Lecture1 - General Physics (PHY 2130) Introduction...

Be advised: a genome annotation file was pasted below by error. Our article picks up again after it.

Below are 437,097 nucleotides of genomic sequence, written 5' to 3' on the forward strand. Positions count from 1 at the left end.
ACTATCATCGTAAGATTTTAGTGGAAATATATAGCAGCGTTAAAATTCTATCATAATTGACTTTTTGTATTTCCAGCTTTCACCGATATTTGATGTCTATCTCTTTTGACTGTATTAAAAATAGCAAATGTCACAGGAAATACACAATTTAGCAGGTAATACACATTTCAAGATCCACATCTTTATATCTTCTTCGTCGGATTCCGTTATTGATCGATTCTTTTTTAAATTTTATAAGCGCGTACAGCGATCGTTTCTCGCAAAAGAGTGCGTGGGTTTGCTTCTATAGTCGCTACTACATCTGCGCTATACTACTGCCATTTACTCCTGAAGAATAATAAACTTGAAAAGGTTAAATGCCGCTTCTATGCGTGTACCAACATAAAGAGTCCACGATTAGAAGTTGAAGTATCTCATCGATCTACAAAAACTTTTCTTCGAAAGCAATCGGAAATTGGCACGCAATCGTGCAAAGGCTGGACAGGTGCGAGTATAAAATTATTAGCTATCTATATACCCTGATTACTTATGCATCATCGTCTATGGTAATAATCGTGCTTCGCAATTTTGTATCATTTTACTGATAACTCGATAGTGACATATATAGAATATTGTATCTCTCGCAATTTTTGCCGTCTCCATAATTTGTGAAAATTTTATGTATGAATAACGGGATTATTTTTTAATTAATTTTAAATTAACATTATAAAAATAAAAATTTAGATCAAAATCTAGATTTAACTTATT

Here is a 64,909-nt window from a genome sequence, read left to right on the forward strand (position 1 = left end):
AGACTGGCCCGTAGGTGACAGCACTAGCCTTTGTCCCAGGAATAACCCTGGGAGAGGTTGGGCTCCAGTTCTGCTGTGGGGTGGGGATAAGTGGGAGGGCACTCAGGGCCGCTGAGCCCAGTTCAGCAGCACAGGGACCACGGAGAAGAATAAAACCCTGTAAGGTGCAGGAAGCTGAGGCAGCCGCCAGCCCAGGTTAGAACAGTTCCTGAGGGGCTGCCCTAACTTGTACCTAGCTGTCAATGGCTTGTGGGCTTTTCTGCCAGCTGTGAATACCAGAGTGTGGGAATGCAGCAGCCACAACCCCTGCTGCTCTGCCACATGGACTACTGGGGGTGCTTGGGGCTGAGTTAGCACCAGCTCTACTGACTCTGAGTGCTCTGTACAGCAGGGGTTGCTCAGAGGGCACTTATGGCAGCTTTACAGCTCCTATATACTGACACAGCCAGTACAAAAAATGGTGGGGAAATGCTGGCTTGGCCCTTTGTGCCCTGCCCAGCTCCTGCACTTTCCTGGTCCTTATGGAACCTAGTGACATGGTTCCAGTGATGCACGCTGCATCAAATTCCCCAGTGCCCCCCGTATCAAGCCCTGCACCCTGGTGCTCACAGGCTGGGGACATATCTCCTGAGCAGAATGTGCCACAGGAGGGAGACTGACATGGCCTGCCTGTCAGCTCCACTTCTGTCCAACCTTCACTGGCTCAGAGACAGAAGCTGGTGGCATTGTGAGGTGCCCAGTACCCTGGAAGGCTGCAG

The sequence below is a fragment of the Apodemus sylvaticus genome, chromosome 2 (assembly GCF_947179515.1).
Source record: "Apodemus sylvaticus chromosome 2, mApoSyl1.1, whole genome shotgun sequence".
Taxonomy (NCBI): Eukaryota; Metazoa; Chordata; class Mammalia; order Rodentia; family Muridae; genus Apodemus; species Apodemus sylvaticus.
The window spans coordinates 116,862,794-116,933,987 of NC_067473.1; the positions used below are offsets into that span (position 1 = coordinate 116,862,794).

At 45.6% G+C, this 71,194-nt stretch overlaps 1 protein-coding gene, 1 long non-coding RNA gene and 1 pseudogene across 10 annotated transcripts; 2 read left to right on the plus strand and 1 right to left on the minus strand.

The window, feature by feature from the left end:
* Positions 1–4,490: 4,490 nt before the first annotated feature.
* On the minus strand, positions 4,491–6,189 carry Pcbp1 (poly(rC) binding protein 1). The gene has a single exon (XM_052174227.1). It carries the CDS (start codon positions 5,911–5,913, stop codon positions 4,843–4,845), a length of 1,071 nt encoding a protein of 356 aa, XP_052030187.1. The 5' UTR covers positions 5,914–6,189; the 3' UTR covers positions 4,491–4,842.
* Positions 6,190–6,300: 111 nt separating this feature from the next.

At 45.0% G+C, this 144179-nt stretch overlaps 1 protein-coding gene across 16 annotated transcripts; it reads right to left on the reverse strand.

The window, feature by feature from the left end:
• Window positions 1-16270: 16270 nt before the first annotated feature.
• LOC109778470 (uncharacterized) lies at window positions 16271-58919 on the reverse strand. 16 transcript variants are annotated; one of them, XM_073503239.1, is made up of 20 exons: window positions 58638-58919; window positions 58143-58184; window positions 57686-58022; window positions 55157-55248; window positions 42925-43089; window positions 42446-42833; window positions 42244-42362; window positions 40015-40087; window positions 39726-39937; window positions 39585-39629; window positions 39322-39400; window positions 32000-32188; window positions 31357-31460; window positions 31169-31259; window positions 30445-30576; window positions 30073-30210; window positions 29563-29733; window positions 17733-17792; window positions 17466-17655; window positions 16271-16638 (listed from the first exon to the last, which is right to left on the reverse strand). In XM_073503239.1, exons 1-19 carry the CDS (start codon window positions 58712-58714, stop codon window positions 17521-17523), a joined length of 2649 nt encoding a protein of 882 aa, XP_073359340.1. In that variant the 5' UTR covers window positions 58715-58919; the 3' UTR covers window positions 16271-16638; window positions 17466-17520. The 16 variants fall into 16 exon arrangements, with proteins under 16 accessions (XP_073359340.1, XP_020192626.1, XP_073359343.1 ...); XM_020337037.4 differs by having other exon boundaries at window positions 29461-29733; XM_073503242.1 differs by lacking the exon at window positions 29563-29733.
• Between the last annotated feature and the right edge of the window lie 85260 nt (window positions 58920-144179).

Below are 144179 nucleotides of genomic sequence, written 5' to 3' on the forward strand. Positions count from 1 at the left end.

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Unformatted text preview: General Physics (PHY 2130) Introduction Introduction • Syllabus and teaching strategy • Physics • Introduction • Mathematical review • trigonometry • vectors • Motion in one dimension http://www.physics.wayne.edu/~apetrov/PHY2130/ Chapter 1 Syllabus and teaching strategy Lecturer: Prof. Alexey A. Petrov, Room 260 Physics Building, Phone: 313­577­2739, or 313­577­2720 (for messages) e­mail: apetrov@physics.wayne.edu, Web: http://www.physics.wayne.edu/~apetrov/ Office Hours: Monday 5:00­6:00 PM, at Oakland center Tuesday 2:00­3:00 PM, on main campus, Physics Building, Room 260, or by appointment. Grading: Reading Quizzes Quiz section performance/Homework Best Hour Exam Second Best Hour Exam Final 15% 20% 15% 20% 30% PLUS: 5% online homework Reading Quizzes: Homework: Exams: It is important for you to come to class prepared! BONUS POINTS: Reading Summaries The quiz sessions meet once a week; quizzes will count towards your grade. BONUS POINTS: online homework http://webassign.net There will be THREE (3) Hour Exams (only two will count) and one Final Exam. Additional BONUS POINTS will be given out for class activity. I. Physics: Introduction I. Physics: Introduction ► Fundamental Science ► Divided into five major areas foundation of other physical sciences Mechanics Thermodynamics Electromagnetism Relativity Quantum Mechanics 1. Measurements 1. Measurements ► Basis of testing theories in science ► Need to have consistent systems of units for the measurements ► Uncertainties are inherent ► Need rules for dealing with the uncertainties Systems of Measurement Systems of Measurement ► Standardized systems ► SI ­­ Systéme International agreed upon by some authority, usually a governmental body agreed to in 1960 by an international committee main system used in this course also called mks for the first letters in the units of the fundamental quantities Systems of Measurements Systems of Measurements ► cgs ­­ Gaussian system ► US Customary named for the first letters of the units it uses for fundamental quantities everyday units (ft, etc.) often uses weight, in pounds, instead of mass as a fundamental quantity Basic Quantities and Their Dimension Basic Quantities and Their Dimension ► Length [L] ► Mass [M] ► Time [T] Why do we need standards? Length Length ► Units ► Defined in terms of a meter ­­ the distance SI ­­ meter, m cgs ­­ centimeter, cm US Customary ­­ foot, ft traveled by light in a vacuum during a given time (1/299 792 458 s) Mass Mass ► Units ► Defined in terms of kilogram, based on a SI ­­ kilogram, kg cgs ­­ gram, g USC ­­ slug, slug specific Pt­Ir cylinder kept at the International Bureau of Standards Standard Kilogram Standard Kilogram Why is it hidden under two glass domes? Time Time ► Units ► Defined in terms of the oscillation of seconds, s in all three systems radiation from a cesium atom (9 192 631 700 times frequency of light emitted) Time Measurements Time Measurements US “Official” Atomic Clock US “Official” Atomic Clock 2. Dimensional Analysis 2. Dimensional Analysis ► Dimension denotes the physical nature of a quantity ► Technique to check the correctness of an equation ► Dimensions (length, mass, time, combinations) can be treated as algebraic quantities ► Both sides of equation must have the same add, subtract, multiply, divide quantities added/subtracted only if have same units dimensions Dimensional Analysis Dimensional Analysis ► Dimensions for commonly used quantities Length Area Volume Velocity (speed) Acceleration L L2 L3 L/T L/T2 m (SI) m2 (SI) m3 (SI) m/s (SI) m/s2 (SI) Example of dimensional analysis distance = velocity · time L = (L/T) · T 3. Conversions 3. Conversions ► When units are not consistent, you may need to convert to appropriate ones ► Units can be treated like algebraic quantities that can cancel each other out 1 mile = 1609 m = 1.609 km 1m = 39.37 in = 3.281 ft 1 ft = 0.3048 m = 30.48 cm 1 in = 0.0254 m = 2.54 cm Example 1. Scotch tape: Example 1 Example 2. Trip to Canada: Legal freeway speed limit in Canada is 100 km/h. What is it in miles/h? 100 km km 1 mile miles = 100 ⋅ ≈ 62 h h 1.609 km h Prefixes Prefixes ► Prefixes correspond to powers of 10 ► Each prefix has a specific name/abbreviation Power 10 Prefix Abbrev. peta P Distance from Earth to nearest star Mean radius of Earth Length of a housefly Size of living cells Size of an atom 40 Pm 6 Mm 5 mm 10 µ m 0.1 nm Example: An aspirin tablet contains 325 mg of acetylsalicylic acid. Express this mass in grams. Given: m = 325 mg Find: m (grams)=? Solution: Recall that prefix “milli” implies 10­3, so m = 325 mg = 325 ×10−3 g = 0.325 g 4. Uncertainty in Measurements 4. Uncertainty in Measurements ► There is uncertainty in every measurement, this uncertainty carries over through the calculations ► We will use rules for significant figures to need a technique to account for this uncertainty approximate the uncertainty in results of calculations Significant Figures Significant Figures ► ► ► A significant figure is one that is reliably known All non­zero digits are significant Zeros are significant when between other non­zero digits after the decimal point and another significant figure can be clarified by using scientific notation 17400 = 1.74 × 10 4 17400. = 1.7400 × 10 4 17400.0 = 1.74000 × 10 4 3 significant figures 5 significant figures 6 significant figures Operations with Significant Figures Operations with Significant Figures ► Accuracy ­­ number of significant figures Example: meter stick: ± 0.1 cm ► When multiplying or dividing, round the result to the same accuracy as the least accurate measurement 2 significant figures Example: rectangular plate: area: 32.85 cm2 4.5 cm by 7.3 cm 33 cm2 ► When adding or subtracting, round the result to the smallest number of decimal places of any term in the sum Example: 135 m + 6.213 m = 141 m Order of Magnitude Order of Magnitude ► Approximation based on a number of assumptions may need to modify assumptions if more precise results are needed Question: McDonald’s sells about 250 million packages of fries every year. Placed back-to-back, how far would the fries reach? Solution: There are approximately 30 fries/package, thus: (30 fries/package)(250 10 packages)(3 in./fry) ~ 2 10 in ~ 5 10 m, ► Order of magnitude is the power of 10 that applies Example: John has 3 apples, Jane has 5 apples. Their numbers of apples are “of the same order of magnitude” II. Math Review: Coordinate Systems II. Math Review: ► Used to describe the position of a point in space ► Coordinate system (frame) consists of a fixed reference point called the origin specific axes with scales and labels instructions on how to label a point relative to the origin and the axes Types of Coordinate Systems Types of Coordinate Systems ► Cartesian ► Plane polar Cartesian coordinate system Cartesian coordinate system ► also called rectangular coordinate system ► x­ and y­ axes ► points are labeled (x,y) Plane polar coordinate system Plane polar coordinate system origin and reference line are noted point is distance r from the origin in the direction of angle θ , ccw from reference line points are labeled (r,θ ) II. Math Review: Trigonometry II. Math Review: opposite side sin θ = hypotenuse adjacent side cos θ = sin hypotenuse opposite side tan θ = adjacent side Pythagorean Theorem 2 c = a +b 2 2 Example: how high is the building? Example: how high is the building? Known: angle and one side Find: another side Key: tangent is defined via two sides! Fig. 1.7, p.14 Slide 13 α height of building , dist. height = dist. × tan α = (tan 39.0 )(46.0 m) = 37.3 m tan α = II. Math Review: Scalar and Vector II. Math Review: ► Scalar quantities are completely described by Quantities magnitude only (temperature, length,…) ► Vector quantities need both magnitude (size) and direction to completely describe them (force, displacement, velocity,…) Represented by an arrow, the length of the arrow is proportional to the magnitude of the vector Head of the arrow represents the direction Vector Notation Vector Notation ► When handwritten, use an arrow: A ► When printed, will be in bold print: A ► When dealing with just the magnitude of a vector in print, an italic letter will be used: A Properties of Vectors Properties of Vectors ► Equality of Two Vectors ► Movement of vectors in a diagram Two vectors are equal if they have the same magnitude and the same direction Any vector can be moved parallel to itself without being affected More Properties of Vectors More Properties of Vectors ► Negative Vectors Two vectors are negative if they have the same magnitude but are 180° apart (opposite directions) ► A = ­B ► Resultant Vector The resultant vector is the sum of a given set of vectors Adding Vectors Adding Vectors ► When adding vectors, their directions must be taken into account ► Units must be the same ► Graphical Methods ► Algebraic Methods Use scale drawings More convenient Adding Vectors Graphically Adding Vectors Graphically (Triangle or Polygon Method) ► Choose a scale ► Draw the first vector with the appropriate length and in the direction specified, with respect to a coordinate system ► Draw the next vector with the appropriate length and in the direction specified, with respect to a coordinate system whose origin is the end of vector A and parallel to the coordinate system used for A Graphically Adding Vectors Graphically Adding Vectors ► ► ► Continue drawing the vectors “tip­to­tail” The resultant is drawn from the origin of A to the end of the last vector Measure the length of R and its angle Use the scale factor to convert length to actual magnitude Graphically Adding Vectors Graphically Adding Vectors ► When you have many vectors, just keep repeating the process until all are included ► The resultant is still drawn from the origin of the first vector to the end of the last vector Alternative Graphical Method Alternative Graphical Method ► ► When you have only two vectors, you may use the Parallelogram Method All vectors, including the resultant, are drawn from a common origin The remaining sides of the parallelogram are sketched to determine the diagonal, R Notes about Vector Addition Notes about Vector Addition ► Vectors obey the Commutative Law of Addition The order in which the vectors are added doesn’t affect the result Vector Subtraction Vector Subtraction ► Special case of vector addition ► If A – B, then use A+(­ B) ► Continue with standard vector addition procedure Multiplying or Dividing a Vector Multiplying or Dividing a Vector by a Scalar ► ► ► ► The result of the multiplication or division is a vector The magnitude of the vector is multiplied or divided by the scalar If the scalar is positive, the direction of the result is the same as of the original vector If the scalar is negative, the direction of the result is opposite that of the original vector Components of a Vector Components of a Vector ► A component is a part ► It is useful to use rectangular components These are the projections of the vector along the x­ and y­axes Components of a Vector Components of a Vector ► The x­component of a vector is the projection along the x­axis ► The y­component of a vector is the Ax = A cos θ Ay = A sin θ projection along the y­axis ► Then, u u u A = Ax + A y ► The previous equations are valid only if θ is More About Components of a More About Components of a Vector measured with respect to the x­axis ► The components can be positive or negative and will have the same units as the original vector ► The components are the legs of the right triangle whose hypotenuse is A Ax May still have to find θ with respect to the positive x­axis A= A +A 2 x 2 y and θ = tan −1 Ay Adding Vectors Algebraically Adding Vectors Algebraically ► Choose a coordinate system and sketch the vectors ► Find the x­ and y­components of all the vectors ► Add all the x­components This gives Rx: Rx = ∑ v x Adding Vectors Algebraically Adding Vectors Algebraically ► Add all the y­components ► Use the Pythagorean Theorem to find the This gives Ry: R y = ∑ v y magnitude of the Resultant: R = R 2 + R 2 x y ► Use the inverse tangent function to find the direction of R: Ry −1 θ = tan Rx III. Problem Solving Strategy III. Problem Solving Strategy Fig. 1.7, p.14 Slide 13 Known: Find: Key: tan α = angle and one side another side tangent is defined via two sides! height of building , dist. height = dist. × tan α = (tan 39.0 )(46.0 m) = 37.3 m Problem Solving Strategy Problem Solving Strategy ► Read the problem ► Draw a diagram identify type of problem, principle involved include appropriate values and coordinate system some types of problems require very specific types of diagrams Problem Solving cont. Problem Solving cont. ► Visualize the problem ► Identify information identify the principle involved list the data (given information) indicate the unknown (what you are looking for) Problem Solving, cont. Problem Solving, cont. ► Choose equation(s) ► Solve the equation(s) based on the principle, choose an equation or set of equations to apply to the problem solve for the unknown substitute the data into the equation include units Problem Solving, final Problem Solving, final ► Evaluate the answer ► Check the answer find the numerical result determine the units of the result are the units correct for the quantity being found? does the answer seem reasonable? are signs appropriate and meaningful? ► check order of magnitude IV. Motion in One Dimension Dynamics Dynamics ► The branch of physics involving the motion of an object and the relationship between that motion and other physics concepts ► Kinematics is a part of dynamics In kinematics, you are interested in the description of motion Not concerned with the cause of the motion Position and Displacement Position and Displacement ► Position is defined in terms A of a frame of reference Frame A: x >0 and x >0 B y’ i O’ f x’ Position and Displacement Position and Displacement ► Position is defined in terms of a frame of reference One dimensional, so generally the x­ or y­axis ► Displacement measures the change in position Represented as ∆ x (if horizontal) or ∆ y (if vertical) Vector quantity indicate direction for one­ dimensional motion Units SI CGS US Cust Meters (m) Centimeters (cm) Feet (ft) ► + or ­ is generally sufficient to Displacement Displacement (example) Displacement measures represented as ∆ x or ∆ y the change in position ∆x1 = x f − xi = 80 m − 10 m = + 70 m ∆x2 = x f − xi = 20 m − 80 m = − 60 m Distance or Displacement? Distance or Displacement? ► Distance may be, but is not necessarily, the magnitude of the displacement Displacement (yellow line) Distance (blue line) Position­time graphs Position­time graphs Note: position-time graph is not necessarily a straight line, even though the motion is along x-direction ConcepTest 1 ConcepTest 1 An object (say, car) goes from one point in space to another. After it arrives to its destination, its displacement is 1. 2. 3. 4. 5. either greater than or equal to always greater than always equal to either smaller or equal to either smaller or larger than the distance it traveled. Please fill your answer as question 1 of General Purpose Answer Sheet ConcepTest 1 ConcepTest 1 An object (say, car) goes from one point in space to another. After it arrives to its destination, its displacement is 1. 2. 3. 4. 5. either greater than or equal to always greater than always equal to either smaller or equal to either smaller or larger than the distance it traveled. Please fill your answer as question 2 of General Purpose Answer Sheet ConcepTest 1 (answer) ConcepTest 1 (answer) An object (say, car) goes from one point in space to another. After it arrives to its destination, its displacement is 1. 2. 3. 4. 5. either greater than or equal to always greater than always equal to either smaller or equal to either smaller or larger than the distance it traveled. Note: displacement is a vector from the final to initial points, distance is total path traversed Average Velocity Average Velocity ► It takes time for an object to undergo a displacement ► The average velocity is rate at which the displacement occurs vaverage ∆x x f − xi = = ∆t ∆t ► It is a vector, direction will be the same as the + or ­ is sufficient for one­dimensional motion direction of the displacement (∆ t is always positive) More About Average Velocity More About Average Velocity ► Units of velocity: Units SI CGS US Customary Meters per second (m/s) Centimeters per second (cm/s) Feet per second (ft/s) ► Note: other units may be given in a problem, but generally will need to be converted to these Example: Example: Suppose that in both cases truck covers the distance in 10 seconds: ∆x1 + 70m v1 average = = ∆t 10s = +7m s ∆x2 − 60m v2 average = = ∆t 10 s = −6m s Speed Speed ► Speed is a scalar quantity ► May be, but is not necessarily, the same units as velocity speed = total distance / total time magnitude of the velocity Graphical Interpretation of Average Velocity Graphical Interpretation of Average Velocity ► Velocity can be determined from a position­ time graph vaverage ∆x + 40m = = ∆t 3 .0 s = + 13 m s ► Average velocity equals the slope of the line joining the initial and final positions Instantaneous Velocity Instantaneous Velocity ► Instantaneous velocity is defined as the limit of the average velocity as the time interval becomes infinitesimally short, or as the time interval approaches zero vinst x f − xi ∆x = lim = lim ∆t →0 ∆t ∆t →0 ∆t ► The instantaneous velocity indicates what is happening at every point of time Uniform Velocity Uniform Velocity ► Uniform velocity is constant velocity ► The instantaneous velocities are always the same All the instantaneous velocities will also equal the average velocity Graphical Interpretation of Instantaneous Graphical Interpretation of Instantaneous Velocity ► Instantaneous velocity is the slope of the tangent to the curve at the time of interest ► The instantaneous speed is the magnitude of the instantaneous velocity Average vs Instantaneous Velocity Average vs Instantaneous Velocity Average velocity Instantaneous velocity ConcepTest 2 ConcepTest 2 The graph shows position as a function of time for two trains running on parallel tracks. Which of the following is true: 1. 2. 3. 4. 5. at time tB both trains have the same velocity both trains speed up all the time both trains have the same velocity at some time before tB train A is longer than train B all of the above statements are true A B position tB time Please fill your answer as question 3 of General Purpose Answer Sheet ConcepTest 2 ConcepTest 2 The graph shows position as a function of time for two trains running on parallel tracks. Which of the following is true: 1. 2. 3. 4. 5. at time tB both trains have the same velocity both trains speed up all the time both trains have the same velocity at some time before tB train A is longer than train B all of the above statements are true A B position tB time Please fill your answer as question 4 of General Purpose Answer Sheet ConcepTest 2 (answer) ConcepTest 2 (answer) The graph shows position as a function of time for two trains running on parallel tracks. Which of the following is true: 1. 2. 3. 4. 5. at time tB both trains have the same velocity both trains speed up all the time both trains have the same velocity at some time before tB train A is longer than train B all of the above statements are true A B position Note: the slope of curve B is parallel to line A at some point t< tB tB time Average Acceleration Average Acceleration ► Changing velocity (non­uniform) means an acceleration is present ► Average acceleration is the rate of change of the velocity aaverage ∆v v f − vi = = ∆t ∆t ► Average acceleration is a vector quantity Average Acceleration Average Acceleration ► When the sign of the velocity and the acceleration are the same (either positive or negative), then the speed is increasing ► When the sign of the velocity and the acceleration are opposite, the speed is decreasing Units SI CGS US Customary Meters per second squared (m/s2) Centimeters per second squared (cm/s2) Feet per second squared (ft/s2) Instantaneous and Uniform Instantaneous and Uniform Acceleration ► Instantaneous acceleration is the limit of the average acceleration as the time interval goes to zero ainst v f − vi ∆v = lim = lim ∆t →0 ∆t ∆t →0 ∆t ► When the instantaneous accelerations are always the same, the acceleration will be uniform The instantaneous accelerations will all be equal to the average acceleration Graphical Interpretation of Graphical Interpretation of Acceleration ► Average acceleration is the slope of the line connecting the initial and final velocities on a velocity­time graph ► Instantaneous acceleration is the slope of the tangent to the curve of the velocity­time graph Example 1: Motion Diagrams Example 1: Motion Diagrams ► Uniform velocity (shown by red arrows maintaining the same size) ► Acceleration equals zero Example 2: Example 2: ► ► ► Velocity and acceleration are in the same direction Acceleration is uniform (blue arrows maintain the same length) Velocity is increasing (red arrows are getting longer) Example 3: Example 3: ► ► ► Acceleration and velocity are in opposite directions Acceleration is uniform (blue arrows maintain the same length) Velocity is decreasing (red arrows are getting shorter) ...